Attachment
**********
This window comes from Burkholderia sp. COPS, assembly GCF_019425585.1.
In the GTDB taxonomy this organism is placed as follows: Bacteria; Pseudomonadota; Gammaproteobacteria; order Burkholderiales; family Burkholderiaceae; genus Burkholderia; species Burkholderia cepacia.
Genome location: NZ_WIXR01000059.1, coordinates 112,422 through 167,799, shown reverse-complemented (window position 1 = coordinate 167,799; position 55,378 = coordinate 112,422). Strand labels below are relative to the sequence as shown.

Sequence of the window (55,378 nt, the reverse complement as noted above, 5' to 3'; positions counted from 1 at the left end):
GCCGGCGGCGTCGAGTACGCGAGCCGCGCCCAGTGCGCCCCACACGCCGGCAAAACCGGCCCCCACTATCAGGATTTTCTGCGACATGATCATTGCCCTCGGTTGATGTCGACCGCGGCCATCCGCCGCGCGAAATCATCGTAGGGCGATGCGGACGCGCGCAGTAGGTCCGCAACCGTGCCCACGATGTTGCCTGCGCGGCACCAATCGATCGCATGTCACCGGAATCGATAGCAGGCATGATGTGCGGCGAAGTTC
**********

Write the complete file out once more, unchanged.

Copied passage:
This window comes from Burkholderia sp. COPS, assembly GCF_019425585.1.
In the GTDB taxonomy this organism is placed as follows: Bacteria; Pseudomonadota; Gammaproteobacteria; order Burkholderiales; family Burkholderiaceae; genus Burkholderia; species Burkholderia cepacia.
Genome location: NZ_WIXR01000059.1, coordinates 112,422 through 167,799, shown reverse-complemented (window position 1 = coordinate 167,799; position 55,378 = coordinate 112,422). Strand labels below are relative to the sequence as shown.

Sequence of the window (55,378 nt, the reverse complement as noted above, 5' to 3'; positions counted from 1 at the left end):
GCCGGCGGCGTCGAGTACGCGAGCCGCGCCCAGTGCGCCCCACACGCCGGCAAAACCGGCCCCCACTATCAGGATTTTCTGCGACATGATCATTGCCCTCGGTTGATGTCGACCGCGGCCATCCGCCGCGCGAAATCATCGTAGGGCGATGCGGACGCGCGCAGTAGGTCCGCAACCGTGCCCACGATGTTGCCTGCGCGGCACCAATCGATCGCATGTCACCGGAATCGATAGCAGGCATGATGTGCGGCGAAGTTC